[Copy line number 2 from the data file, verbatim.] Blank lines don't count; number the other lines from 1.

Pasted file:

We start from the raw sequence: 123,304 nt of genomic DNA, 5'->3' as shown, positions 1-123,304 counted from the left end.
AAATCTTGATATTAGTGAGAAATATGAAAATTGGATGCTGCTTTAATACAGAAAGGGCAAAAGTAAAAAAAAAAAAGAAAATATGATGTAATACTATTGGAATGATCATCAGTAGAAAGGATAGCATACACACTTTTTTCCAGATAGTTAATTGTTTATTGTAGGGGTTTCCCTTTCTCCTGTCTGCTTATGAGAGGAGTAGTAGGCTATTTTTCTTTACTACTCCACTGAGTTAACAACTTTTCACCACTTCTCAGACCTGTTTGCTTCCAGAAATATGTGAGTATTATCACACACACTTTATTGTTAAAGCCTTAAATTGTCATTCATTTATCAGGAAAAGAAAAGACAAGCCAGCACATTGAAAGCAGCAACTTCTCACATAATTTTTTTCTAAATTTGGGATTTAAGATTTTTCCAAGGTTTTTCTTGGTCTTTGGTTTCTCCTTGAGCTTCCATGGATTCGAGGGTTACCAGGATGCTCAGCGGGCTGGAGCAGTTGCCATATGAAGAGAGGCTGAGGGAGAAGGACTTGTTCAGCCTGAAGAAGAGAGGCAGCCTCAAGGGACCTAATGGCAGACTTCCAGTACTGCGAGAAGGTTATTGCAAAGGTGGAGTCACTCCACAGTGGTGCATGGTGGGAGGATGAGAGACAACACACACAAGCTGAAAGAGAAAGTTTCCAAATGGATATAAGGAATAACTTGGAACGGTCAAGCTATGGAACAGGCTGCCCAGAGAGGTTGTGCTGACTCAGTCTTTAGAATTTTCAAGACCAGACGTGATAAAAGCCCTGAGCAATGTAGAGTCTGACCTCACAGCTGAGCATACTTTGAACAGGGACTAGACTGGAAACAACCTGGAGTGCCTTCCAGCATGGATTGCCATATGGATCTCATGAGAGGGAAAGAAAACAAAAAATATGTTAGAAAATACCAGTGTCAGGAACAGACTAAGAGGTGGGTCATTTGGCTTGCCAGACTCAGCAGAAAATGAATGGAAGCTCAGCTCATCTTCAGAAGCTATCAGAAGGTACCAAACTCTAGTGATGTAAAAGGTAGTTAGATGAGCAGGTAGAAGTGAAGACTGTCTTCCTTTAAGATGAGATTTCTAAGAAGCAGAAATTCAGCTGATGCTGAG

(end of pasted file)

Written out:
AAATCTTGATATTAGTGAGAAATATGAAAATTGGATGCTGCTTTAATACAGAAAGGGCAAAAGTAAAAAAAAAAAAGAAAATATGATGTAATACTATTGGAATGATCATCAGTAGAAAGGATAGCATACACACTTTTTTCCAGATAGTTAATTGTTTATTGTAGGGGTTTCCCTTTCTCCTGTCTGCTTATGAGAGGAGTAGTAGGCTATTTTTCTTTACTACTCCACTGAGTTAACAACTTTTCACCACTTCTCAGACCTGTTTGCTTCCAGAAATATGTGAGTATTATCACACACACTTTATTGTTAAAGCCTTAAATTGTCATTCATTTATCAGGAAAAGAAAAGACAAGCCAGCACATTGAAAGCAGCAACTTCTCACATAATTTTTTTCTAAATTTGGGATTTAAGATTTTTCCAAGGTTTTTCTTGGTCTTTGGTTTCTCCTTGAGCTTCCATGGATTCGAGGGTTACCAGGATGCTCAGCGGGCTGGAGCAGTTGCCATATGAAGAGAGGCTGAGGGAGAAGGACTTGTTCAGCCTGAAGAAGAGAGGCAGCCTCAAGGGACCTAATGGCAGACTTCCAGTACTGCGAGAAGGTTATTGCAAAGGTGGAGTCACTCCACAGTGGTGCATGGTGGGAGGATGAGAGACAACACACACAAGCTGAAAGAGAAAGTTTCCAAATGGATATAAGGAATAACTTGGAACGGTCAAGCTATGGAACAGGCTGCCCAGAGAGGTTGTGCTGACTCAGTCTTTAGAATTTTCAAGACCAGACGTGATAAAAGCCCTGAGCAATGTAGAGTCTGACCTCACAGCTGAGCATACTTTGAACAGGGACTAGACTGGAAACAACCTGGAGTGCCTTCCAGCATGGATTGCCATATGGATCTCATGAGAGGGAAAGAAAACAAAAAATATGTTAGAAAATACCAGTGTCAGGAACAGACTAAGAGGTGGGTCATTTGGCTTGCCAGACTCAGCAGAAAATGAATGGAAGCTCAGCTCATCTTCAGAAGCTATCAGAAGGTACCAAACTCTAGTGATGTAAAAGGTAGTTAGATGAGCAGGTAGAAGTGAAGACTGTCTTCCTTTAAGATGAGATTTCTAAGAAGCAGAAATTCAGCTGATGCTGAG